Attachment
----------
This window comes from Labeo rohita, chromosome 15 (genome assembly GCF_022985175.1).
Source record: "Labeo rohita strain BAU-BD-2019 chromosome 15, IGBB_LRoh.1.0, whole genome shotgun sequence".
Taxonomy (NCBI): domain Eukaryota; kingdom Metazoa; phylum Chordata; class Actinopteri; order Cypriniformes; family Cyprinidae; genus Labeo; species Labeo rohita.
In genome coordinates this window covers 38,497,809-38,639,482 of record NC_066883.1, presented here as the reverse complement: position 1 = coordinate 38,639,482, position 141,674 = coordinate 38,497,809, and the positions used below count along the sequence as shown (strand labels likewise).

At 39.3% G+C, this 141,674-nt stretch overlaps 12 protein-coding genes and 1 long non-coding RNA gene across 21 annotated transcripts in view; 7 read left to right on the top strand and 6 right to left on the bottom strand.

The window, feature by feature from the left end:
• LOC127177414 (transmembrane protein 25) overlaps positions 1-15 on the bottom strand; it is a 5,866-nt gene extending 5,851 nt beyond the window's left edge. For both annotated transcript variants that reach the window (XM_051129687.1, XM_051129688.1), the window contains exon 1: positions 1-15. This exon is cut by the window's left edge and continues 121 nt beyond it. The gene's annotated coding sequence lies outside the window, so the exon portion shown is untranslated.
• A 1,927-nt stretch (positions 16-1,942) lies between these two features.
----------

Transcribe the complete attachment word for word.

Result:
This window comes from Labeo rohita, chromosome 15 (genome assembly GCF_022985175.1).
Source record: "Labeo rohita strain BAU-BD-2019 chromosome 15, IGBB_LRoh.1.0, whole genome shotgun sequence".
Taxonomy (NCBI): domain Eukaryota; kingdom Metazoa; phylum Chordata; class Actinopteri; order Cypriniformes; family Cyprinidae; genus Labeo; species Labeo rohita.
In genome coordinates this window covers 38,497,809-38,639,482 of record NC_066883.1, presented here as the reverse complement: position 1 = coordinate 38,639,482, position 141,674 = coordinate 38,497,809, and the positions used below count along the sequence as shown (strand labels likewise).

At 39.3% G+C, this 141,674-nt stretch overlaps 12 protein-coding genes and 1 long non-coding RNA gene across 21 annotated transcripts in view; 7 read left to right on the top strand and 6 right to left on the bottom strand.

The window, feature by feature from the left end:
• LOC127177414 (transmembrane protein 25) overlaps positions 1-15 on the bottom strand; it is a 5,866-nt gene extending 5,851 nt beyond the window's left edge. For both annotated transcript variants that reach the window (XM_051129687.1, XM_051129688.1), the window contains exon 1: positions 1-15. This exon is cut by the window's left edge and continues 121 nt beyond it. The gene's annotated coding sequence lies outside the window, so the exon portion shown is untranslated.
• A 1,927-nt stretch (positions 16-1,942) lies between these two features.